Egalitarian theory indicates inextricable links among cultural, economic, and social inequality (Apple, 2001, 2012, 2013; Darder, 2002; Freire, 1997, 2000). O’Brien (2009) further demonstrates the interplay between affective inequality and the aforementioned dimensions of inequality. Focusing on mothers’ care work for their children in the context of education, O’Brien revealed that poverty affects a mother’s caring performance for her child’s education. A lack of economic capital limits the choice of schools for single parents, which further dispossesses their children of their cultural capital. Moreover, mothers with limited access to social and cultural capital are deprived of participation in the decision-making process of educational and school policies. In addition, O’Brien indicates that poverty and a lack of emotional support deplete mothers’ emotional energy for caring for their children’s education and personal well-being. Evidently, a mother’s capacity to provide educational care is disadvantaged by a lack of economic, social, cultural, and emotional capital, which further strengthens the structure and reproduction of class privilege.
Feeley (2009) observes that quality care is substantial in both familial and school contexts for successful literacy learning. In that study, 80% of the successful literacy learners were from families with supportive and loving relationships. The love and care relations encouraged learners to reach their potential in literacy learning despite extreme hardships. However, the learners who were denied love and care relations in the family or school encountered difficulties in literacy learning. One study participant stated, “It would be very hard to learn if you feel that nobody cares about you” (Feeley, 2009, p. 206). Evidently, the deprivation of love and care results in the loss of one’s cultural capital.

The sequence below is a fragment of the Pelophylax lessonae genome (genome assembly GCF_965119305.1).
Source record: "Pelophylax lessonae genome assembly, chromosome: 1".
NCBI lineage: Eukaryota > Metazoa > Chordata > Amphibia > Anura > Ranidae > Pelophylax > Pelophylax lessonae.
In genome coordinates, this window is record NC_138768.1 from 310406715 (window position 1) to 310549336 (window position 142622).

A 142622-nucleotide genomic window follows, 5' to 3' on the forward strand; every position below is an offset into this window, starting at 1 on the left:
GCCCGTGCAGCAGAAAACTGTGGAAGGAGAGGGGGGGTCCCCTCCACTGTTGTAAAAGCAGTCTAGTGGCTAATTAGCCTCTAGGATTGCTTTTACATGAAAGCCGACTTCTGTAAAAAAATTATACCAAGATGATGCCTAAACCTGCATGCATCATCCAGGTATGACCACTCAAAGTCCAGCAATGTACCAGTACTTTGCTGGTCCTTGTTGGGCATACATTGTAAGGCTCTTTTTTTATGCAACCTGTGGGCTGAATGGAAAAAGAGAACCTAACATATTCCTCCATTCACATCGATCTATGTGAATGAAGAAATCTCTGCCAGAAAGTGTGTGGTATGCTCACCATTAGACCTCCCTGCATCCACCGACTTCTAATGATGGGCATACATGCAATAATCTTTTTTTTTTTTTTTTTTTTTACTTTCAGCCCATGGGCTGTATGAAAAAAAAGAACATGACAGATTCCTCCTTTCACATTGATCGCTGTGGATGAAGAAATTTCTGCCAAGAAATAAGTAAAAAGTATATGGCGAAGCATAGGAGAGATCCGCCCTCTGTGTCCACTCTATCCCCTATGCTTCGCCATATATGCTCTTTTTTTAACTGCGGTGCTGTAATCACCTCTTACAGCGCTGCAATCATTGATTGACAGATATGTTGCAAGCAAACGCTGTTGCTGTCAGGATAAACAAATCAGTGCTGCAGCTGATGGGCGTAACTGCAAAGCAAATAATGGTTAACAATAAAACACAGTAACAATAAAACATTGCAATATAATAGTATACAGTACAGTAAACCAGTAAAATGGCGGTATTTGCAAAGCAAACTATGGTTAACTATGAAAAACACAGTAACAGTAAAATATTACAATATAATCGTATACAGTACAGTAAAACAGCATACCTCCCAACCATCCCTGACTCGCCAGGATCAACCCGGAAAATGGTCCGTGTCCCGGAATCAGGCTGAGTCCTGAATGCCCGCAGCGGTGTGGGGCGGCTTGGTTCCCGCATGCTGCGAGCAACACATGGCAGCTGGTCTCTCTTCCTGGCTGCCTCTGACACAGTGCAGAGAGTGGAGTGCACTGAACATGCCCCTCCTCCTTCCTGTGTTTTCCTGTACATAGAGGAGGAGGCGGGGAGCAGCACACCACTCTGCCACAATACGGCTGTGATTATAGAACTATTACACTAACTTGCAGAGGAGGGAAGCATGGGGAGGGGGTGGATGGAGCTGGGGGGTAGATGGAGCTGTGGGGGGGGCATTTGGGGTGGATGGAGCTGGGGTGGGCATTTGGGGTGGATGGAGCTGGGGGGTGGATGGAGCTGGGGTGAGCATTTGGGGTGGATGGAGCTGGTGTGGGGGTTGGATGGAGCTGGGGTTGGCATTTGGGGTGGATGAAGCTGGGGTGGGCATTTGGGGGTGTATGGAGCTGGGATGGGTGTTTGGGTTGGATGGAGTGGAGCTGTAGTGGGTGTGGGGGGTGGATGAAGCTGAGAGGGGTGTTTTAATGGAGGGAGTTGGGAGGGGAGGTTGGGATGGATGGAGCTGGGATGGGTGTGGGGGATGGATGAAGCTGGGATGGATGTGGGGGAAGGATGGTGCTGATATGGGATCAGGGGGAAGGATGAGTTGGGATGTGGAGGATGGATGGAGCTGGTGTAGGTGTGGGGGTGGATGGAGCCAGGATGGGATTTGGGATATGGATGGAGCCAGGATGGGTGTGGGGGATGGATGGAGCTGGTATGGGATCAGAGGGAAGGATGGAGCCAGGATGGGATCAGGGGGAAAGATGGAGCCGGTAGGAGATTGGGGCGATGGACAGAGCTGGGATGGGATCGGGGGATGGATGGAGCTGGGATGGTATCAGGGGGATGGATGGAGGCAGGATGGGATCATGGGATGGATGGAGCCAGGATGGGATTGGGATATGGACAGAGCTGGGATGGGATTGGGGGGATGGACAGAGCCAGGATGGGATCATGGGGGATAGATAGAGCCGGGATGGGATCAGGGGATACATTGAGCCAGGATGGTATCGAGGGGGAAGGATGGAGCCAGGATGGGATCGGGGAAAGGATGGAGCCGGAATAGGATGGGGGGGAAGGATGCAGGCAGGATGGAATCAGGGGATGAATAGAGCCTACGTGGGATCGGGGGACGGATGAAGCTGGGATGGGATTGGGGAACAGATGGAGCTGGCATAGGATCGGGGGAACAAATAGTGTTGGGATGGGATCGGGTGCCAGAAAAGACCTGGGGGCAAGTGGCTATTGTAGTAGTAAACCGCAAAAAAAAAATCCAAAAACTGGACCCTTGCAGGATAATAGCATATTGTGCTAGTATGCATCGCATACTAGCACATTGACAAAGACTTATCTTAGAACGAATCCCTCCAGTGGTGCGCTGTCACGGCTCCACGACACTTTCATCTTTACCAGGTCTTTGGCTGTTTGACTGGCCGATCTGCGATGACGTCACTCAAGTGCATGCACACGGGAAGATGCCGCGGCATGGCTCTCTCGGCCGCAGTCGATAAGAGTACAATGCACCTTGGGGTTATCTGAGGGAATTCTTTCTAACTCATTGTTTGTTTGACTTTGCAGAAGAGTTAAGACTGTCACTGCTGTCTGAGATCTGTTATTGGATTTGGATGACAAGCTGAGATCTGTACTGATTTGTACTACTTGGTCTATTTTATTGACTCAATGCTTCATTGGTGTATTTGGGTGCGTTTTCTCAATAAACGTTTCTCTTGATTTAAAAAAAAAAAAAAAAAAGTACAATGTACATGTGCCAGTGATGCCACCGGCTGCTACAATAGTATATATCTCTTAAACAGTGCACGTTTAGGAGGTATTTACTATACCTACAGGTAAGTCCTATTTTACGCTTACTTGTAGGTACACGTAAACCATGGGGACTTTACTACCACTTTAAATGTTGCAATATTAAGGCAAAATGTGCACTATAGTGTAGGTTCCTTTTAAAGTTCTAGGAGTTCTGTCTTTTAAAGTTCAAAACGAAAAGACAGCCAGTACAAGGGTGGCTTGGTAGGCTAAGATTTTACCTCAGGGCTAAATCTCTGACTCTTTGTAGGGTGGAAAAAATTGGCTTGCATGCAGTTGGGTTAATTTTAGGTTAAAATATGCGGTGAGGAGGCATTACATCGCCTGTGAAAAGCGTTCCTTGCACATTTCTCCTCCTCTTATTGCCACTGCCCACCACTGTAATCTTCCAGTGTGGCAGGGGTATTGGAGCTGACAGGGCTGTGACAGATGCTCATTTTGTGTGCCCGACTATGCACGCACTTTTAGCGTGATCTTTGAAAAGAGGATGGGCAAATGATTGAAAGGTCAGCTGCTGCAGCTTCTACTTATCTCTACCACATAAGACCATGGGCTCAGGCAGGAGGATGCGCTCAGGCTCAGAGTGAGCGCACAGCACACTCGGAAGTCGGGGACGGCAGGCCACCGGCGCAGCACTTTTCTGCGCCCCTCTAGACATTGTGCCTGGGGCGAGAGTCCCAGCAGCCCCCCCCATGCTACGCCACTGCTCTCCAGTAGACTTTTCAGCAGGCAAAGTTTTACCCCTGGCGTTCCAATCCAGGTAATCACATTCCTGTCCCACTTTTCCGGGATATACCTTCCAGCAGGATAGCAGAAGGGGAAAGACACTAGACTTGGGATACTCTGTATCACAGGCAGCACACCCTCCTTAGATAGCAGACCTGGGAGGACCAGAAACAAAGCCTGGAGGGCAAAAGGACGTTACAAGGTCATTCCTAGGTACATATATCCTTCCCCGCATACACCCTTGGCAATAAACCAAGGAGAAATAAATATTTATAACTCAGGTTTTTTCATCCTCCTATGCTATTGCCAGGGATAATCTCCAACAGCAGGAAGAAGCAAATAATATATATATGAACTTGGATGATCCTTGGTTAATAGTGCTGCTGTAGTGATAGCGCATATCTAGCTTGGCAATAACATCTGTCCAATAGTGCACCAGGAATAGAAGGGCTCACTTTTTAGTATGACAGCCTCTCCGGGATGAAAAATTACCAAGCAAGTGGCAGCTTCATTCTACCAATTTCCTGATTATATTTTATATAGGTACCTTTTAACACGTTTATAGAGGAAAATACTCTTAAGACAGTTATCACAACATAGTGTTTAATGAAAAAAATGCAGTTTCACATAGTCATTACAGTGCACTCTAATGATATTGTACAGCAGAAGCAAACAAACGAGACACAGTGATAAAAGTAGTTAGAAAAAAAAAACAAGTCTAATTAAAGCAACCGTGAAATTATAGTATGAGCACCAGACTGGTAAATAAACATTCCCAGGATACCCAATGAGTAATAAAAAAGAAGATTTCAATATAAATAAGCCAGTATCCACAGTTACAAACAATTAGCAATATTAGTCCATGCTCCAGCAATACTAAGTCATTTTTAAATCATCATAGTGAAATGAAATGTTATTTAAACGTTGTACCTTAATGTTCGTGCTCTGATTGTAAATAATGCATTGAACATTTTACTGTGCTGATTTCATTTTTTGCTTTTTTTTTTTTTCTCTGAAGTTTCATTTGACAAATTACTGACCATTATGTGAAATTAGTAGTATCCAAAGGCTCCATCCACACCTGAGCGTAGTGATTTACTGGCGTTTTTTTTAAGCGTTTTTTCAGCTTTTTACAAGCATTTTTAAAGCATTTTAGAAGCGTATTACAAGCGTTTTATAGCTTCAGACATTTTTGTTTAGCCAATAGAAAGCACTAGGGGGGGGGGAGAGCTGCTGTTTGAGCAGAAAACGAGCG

The deprivation of love and care can affect learning and permanently damage the development of humanity in children. Stevenson (2015), in his book entitled Just Mercy, reveals the associations between multiple inequalities and juvenile crimes, which result in further injustice. He presents the case of Ian, a 13-year old delinquent, who was a victim of family negligence; he had been left to wander the streets with little parental or familial support. After committing a crime, Ian was condemned by the judge for living on the streets and not having adequate parental supervision; he was sent to one of the strictest adult prisons in Florida. While in prison, Ian was placed in solitary confinement, which turned him into a “cutter”—he would use any sharp object in his food tray to cut his wrists and arms just to watch himself bleed, and he even attempted to commit suicide several times. Stevenson also discusses the case of Antonio, who lived in a poor neighborhood where gun violence occurred regularly. As a child, Antonio was abused by his father and neglected by his depressed mother. He was shot at the age of thirteen and witnessed the death of his 14-year-old brother, who was shot while responding to his call for help. At the age of fourteen, Antonio was in a dangerous, overcrowded adult prison in California because of the compounded difficulties he had experienced. These cases demonstrate how economic, cultural, and political inequalities exacerbate the emotional and mental health problems of the disenfranchised.